Natural materials are renowned for their unique combination of outstanding mechanical properties and exquisite microstructure. Researchers at Beamline 8.3.2 have created bioactive glass scaffolds that mirror nature’s efficient materials and may provide a means for previously problematic bone regeneration in large, load-bearing limbs.Read more…
Despite intensive activity in the study of ferromagnetic (FM) vortex states, there has been no direct observation of such states in antiferromagnetic (AFM) microstructures. Researchers have now taken the first direct images of two types of AFM vortex states, one of which has no FM analogue. Read more…
On August 31, the ALS welcomed a special group of Korean researchers for 24 hours of beam time on Beamline 8.3.1. Displaced from Japan’s Photon Factory following the earthquake there last March, Dr. Jeong-Sun Kim’s group turned to the ALS for a little help.
From left to right: Jane Tanamachi, Jeong-Sun Kim, Hye-Mi Park, George Meigs, Suk-Youl Park, Jeong-Hoh Park, Tae-Yang Kim.
Jeong-Sun studied at UC Berkeley for most of 2004 as a postdoctoral researcher in Dr. Sung-Hou Kim’s laboratory, and was also was a member of the Berkeley Structural Genomics Center. At that time, Kim used Beamlines 5.0.1 and 8.3.2 to study the crystal structures of a type I restriction enzyme and a heat-inducible transcriptional repressor, amongst others.
Now, Jeong-Sun is an associate professor at Korea’s Chonnam National University. He arrived at the ALS with one postdoctoral researcher, one doctoral fellow, and two masters students, one of whom had no previous experience in synchrotron data collection. In addition to collecting the data the group had hoped to collect at the Photon Factory, Kim used this trip as an opportunity to teach about collecting diffraction data at a synchrotron.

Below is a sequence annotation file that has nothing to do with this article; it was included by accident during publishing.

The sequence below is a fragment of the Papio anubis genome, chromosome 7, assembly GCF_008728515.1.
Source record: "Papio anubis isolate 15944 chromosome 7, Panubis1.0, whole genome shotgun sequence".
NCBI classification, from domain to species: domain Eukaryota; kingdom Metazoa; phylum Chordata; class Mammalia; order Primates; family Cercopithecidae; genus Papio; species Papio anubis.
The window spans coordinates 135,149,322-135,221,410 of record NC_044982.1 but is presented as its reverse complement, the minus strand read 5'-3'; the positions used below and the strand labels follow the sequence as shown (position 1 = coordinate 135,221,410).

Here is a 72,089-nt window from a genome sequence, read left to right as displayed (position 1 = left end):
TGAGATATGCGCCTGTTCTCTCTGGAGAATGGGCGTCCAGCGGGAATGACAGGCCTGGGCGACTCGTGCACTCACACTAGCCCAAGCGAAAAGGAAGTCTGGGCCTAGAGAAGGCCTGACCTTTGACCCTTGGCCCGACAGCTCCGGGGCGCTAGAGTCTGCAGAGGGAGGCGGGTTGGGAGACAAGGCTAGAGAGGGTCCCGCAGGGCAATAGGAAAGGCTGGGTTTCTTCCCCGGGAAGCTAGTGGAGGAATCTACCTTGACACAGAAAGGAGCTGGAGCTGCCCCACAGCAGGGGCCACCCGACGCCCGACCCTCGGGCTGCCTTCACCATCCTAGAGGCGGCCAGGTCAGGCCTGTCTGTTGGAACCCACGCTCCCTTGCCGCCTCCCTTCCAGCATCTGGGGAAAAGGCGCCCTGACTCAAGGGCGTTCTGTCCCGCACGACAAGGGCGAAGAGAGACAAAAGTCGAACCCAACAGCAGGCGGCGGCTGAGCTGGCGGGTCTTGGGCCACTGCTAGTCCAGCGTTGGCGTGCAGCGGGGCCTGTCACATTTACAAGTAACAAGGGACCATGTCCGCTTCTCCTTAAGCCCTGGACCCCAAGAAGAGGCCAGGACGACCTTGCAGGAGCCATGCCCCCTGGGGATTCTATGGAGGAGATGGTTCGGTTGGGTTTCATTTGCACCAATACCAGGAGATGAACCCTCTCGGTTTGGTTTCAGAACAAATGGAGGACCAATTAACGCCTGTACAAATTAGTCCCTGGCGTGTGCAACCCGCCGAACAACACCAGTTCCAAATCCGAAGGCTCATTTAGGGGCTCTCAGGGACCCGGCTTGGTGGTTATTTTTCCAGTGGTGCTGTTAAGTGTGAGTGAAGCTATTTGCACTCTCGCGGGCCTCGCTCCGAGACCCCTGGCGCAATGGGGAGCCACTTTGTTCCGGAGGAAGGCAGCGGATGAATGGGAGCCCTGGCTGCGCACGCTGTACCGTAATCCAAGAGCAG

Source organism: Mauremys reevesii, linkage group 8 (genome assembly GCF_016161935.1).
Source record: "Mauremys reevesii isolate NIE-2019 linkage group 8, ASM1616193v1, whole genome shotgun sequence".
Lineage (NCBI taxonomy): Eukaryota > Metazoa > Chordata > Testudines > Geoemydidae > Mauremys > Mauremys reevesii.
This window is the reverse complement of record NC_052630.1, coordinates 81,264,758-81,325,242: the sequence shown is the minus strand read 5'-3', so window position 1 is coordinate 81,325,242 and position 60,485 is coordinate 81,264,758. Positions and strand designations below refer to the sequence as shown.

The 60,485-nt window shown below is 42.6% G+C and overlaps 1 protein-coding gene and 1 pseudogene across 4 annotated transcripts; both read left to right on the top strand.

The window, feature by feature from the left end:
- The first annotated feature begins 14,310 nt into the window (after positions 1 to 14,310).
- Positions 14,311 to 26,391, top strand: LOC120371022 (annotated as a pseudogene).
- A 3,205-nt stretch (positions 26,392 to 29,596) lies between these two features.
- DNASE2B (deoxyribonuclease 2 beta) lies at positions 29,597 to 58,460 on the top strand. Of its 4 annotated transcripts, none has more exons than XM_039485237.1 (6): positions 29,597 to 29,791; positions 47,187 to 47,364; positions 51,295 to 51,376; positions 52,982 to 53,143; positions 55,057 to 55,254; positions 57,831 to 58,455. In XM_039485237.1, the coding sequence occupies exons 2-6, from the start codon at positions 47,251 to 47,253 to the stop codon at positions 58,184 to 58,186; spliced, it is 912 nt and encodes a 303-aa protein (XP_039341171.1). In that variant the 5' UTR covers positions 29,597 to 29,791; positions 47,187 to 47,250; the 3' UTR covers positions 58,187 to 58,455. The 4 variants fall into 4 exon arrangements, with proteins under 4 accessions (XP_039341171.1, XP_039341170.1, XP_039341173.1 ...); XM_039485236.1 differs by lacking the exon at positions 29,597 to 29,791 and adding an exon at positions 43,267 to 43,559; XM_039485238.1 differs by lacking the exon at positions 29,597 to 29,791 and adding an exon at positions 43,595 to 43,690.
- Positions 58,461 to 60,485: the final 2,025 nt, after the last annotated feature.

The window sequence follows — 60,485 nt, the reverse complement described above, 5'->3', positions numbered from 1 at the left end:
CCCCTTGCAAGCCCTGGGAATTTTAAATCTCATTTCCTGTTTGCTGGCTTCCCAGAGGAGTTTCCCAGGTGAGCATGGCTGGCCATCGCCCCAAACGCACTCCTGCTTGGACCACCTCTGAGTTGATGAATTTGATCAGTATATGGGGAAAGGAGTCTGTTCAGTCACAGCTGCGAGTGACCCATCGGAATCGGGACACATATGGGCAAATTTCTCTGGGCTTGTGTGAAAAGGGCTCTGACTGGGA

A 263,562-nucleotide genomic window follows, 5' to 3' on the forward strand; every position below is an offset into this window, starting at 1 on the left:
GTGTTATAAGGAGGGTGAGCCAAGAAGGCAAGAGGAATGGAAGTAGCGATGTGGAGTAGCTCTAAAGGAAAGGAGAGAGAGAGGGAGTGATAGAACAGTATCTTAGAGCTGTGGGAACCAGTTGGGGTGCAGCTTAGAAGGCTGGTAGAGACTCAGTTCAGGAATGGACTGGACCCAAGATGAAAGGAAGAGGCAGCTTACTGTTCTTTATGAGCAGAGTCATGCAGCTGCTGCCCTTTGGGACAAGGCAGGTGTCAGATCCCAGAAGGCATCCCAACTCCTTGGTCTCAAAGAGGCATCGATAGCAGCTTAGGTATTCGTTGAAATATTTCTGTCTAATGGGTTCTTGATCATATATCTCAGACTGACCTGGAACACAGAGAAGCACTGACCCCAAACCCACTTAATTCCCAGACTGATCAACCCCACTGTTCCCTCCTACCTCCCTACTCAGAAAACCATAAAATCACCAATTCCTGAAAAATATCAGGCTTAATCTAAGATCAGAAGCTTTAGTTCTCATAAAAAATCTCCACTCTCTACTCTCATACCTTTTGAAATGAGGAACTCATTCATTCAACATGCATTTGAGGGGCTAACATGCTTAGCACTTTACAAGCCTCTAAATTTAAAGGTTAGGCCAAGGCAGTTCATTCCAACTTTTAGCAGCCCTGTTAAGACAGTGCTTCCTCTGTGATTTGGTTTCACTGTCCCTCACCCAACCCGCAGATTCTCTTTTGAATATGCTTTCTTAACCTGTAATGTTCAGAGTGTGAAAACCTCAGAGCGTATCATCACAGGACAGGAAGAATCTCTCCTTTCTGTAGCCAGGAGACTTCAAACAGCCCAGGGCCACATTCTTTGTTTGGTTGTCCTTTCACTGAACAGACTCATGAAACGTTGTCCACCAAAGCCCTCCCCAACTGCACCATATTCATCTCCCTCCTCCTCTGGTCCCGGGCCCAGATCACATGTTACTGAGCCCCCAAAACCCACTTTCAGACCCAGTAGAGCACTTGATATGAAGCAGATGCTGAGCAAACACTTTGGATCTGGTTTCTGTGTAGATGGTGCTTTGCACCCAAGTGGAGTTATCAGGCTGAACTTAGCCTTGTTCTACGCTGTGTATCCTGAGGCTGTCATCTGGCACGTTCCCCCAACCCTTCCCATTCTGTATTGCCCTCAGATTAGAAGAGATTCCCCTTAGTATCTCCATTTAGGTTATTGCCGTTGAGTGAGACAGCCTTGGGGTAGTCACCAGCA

Jeong-Sun still studies restriction enzymes, which impart bacteria with immunity to viral infection. These enzymes are also invaluable tools for recombinant DNA technology, and by studying their atomic structure in detail, Jeong-Sun hopes to better understand how they work, leading to new advances in biotechnology and perhaps antiviral medicine.
Twice this month, the ALS achieved a 12-week running-average reliability of over 99%–something without precedent, according to Dave Richardson. ALS performance is tracked on three 12-week running-average charts: reliability, (which shows what percentage of scheduled beam we deliver to users), MTBF (mean time between failures, which shows in hours how often, on average, the beam is unexpectedly interrupted), and MTTR (mean time to recovery, which shows in minutes how long, on average, it takes us to recover from unexpected beam losses). To smooth out any extremes and give a good extended-time sense of performance in these areas, a 12-week running average is used for each metric (each data point represents an average of the preceding twelve user weeks).
Additionally, the most recent 12-week running average for MTBF was above 78.5 hours, and the MTTR was 38 minutes. Click for Charts. Congratulations to all who helped achieve these successes!